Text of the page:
"He was personally and emotionally invested in winning justice for the homeless construction workers who remain owed about $96,000 in back wages," Barbano said. "Perhaps this fight was one too many for someone who had worked around the clock for so many years."

Stoneburner was concerned about the threat of globalization. He saw multinational agreements between countries and corporations as potential threats to workers rights.

Stoneburner made a proposal to the Nevada State Legislature in 2002 calling for corporations and their executives to be held criminally responsible for worker deaths. Under the proposal, the corporate leaders would be held for such crimes as negligent homicide, manslaughter and involuntary manslaughter.

Stoneburner founded the Alliance for Workers' Rights, an organization that gives legal advice to workers.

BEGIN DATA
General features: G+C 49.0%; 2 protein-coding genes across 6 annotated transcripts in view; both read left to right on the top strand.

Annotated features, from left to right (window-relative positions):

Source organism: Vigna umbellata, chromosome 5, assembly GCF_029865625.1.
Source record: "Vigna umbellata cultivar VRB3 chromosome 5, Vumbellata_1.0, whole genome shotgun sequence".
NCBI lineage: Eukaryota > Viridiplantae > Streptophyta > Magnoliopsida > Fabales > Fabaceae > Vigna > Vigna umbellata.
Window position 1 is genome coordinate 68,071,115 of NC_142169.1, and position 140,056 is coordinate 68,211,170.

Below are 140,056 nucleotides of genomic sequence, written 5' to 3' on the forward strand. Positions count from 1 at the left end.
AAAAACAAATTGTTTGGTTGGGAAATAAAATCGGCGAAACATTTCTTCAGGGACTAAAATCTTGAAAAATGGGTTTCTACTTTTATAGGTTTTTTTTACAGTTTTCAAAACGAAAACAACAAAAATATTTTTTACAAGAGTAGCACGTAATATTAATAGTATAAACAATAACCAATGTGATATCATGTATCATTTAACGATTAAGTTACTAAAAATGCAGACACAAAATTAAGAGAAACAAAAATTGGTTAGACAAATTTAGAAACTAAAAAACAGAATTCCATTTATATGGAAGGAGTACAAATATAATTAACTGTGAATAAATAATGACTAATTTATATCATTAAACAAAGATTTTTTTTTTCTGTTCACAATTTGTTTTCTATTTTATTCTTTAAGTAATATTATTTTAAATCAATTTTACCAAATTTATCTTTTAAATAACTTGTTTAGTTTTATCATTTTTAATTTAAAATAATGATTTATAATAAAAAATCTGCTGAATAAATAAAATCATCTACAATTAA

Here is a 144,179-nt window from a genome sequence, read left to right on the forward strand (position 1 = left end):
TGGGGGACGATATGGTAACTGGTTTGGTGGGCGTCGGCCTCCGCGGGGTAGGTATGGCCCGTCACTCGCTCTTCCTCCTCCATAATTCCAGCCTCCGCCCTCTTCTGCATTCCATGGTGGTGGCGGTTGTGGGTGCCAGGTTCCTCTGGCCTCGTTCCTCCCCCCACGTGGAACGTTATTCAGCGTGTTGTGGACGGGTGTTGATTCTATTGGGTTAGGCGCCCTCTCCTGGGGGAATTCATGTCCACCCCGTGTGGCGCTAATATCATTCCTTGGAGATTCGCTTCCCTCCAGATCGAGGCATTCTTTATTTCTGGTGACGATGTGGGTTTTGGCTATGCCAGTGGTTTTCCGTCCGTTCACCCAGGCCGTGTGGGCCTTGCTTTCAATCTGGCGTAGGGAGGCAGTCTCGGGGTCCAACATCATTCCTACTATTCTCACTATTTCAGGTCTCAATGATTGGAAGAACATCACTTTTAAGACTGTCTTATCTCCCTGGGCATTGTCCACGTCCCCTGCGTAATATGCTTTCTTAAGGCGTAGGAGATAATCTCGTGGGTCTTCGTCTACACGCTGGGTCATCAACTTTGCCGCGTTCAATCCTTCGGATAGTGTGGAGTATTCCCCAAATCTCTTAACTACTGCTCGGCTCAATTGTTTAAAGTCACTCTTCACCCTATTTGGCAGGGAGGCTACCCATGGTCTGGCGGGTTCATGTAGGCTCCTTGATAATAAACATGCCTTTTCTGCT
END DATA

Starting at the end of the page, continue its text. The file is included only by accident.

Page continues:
A quote from Frederick Douglas was included on the back of each of his business cards: "If there is no struggle, there is no progress. Those who profess to favor freedom and yet deprecate agitation are (the ones) who want crops without plowing up the ground, they want rain without thunder and lightning. They want the ocean without the awful roar of its many waters ... Power concedes nothing without a demand...The limits of tyrants are prescribed by the endurance of those whom they oppress."

Fight continues in Stoneburner's memory

By Angela Potter
Tribune staff
February 23, 2005

"He was one of us. I will never forget him. I never will, never."
— Francisco Echeverria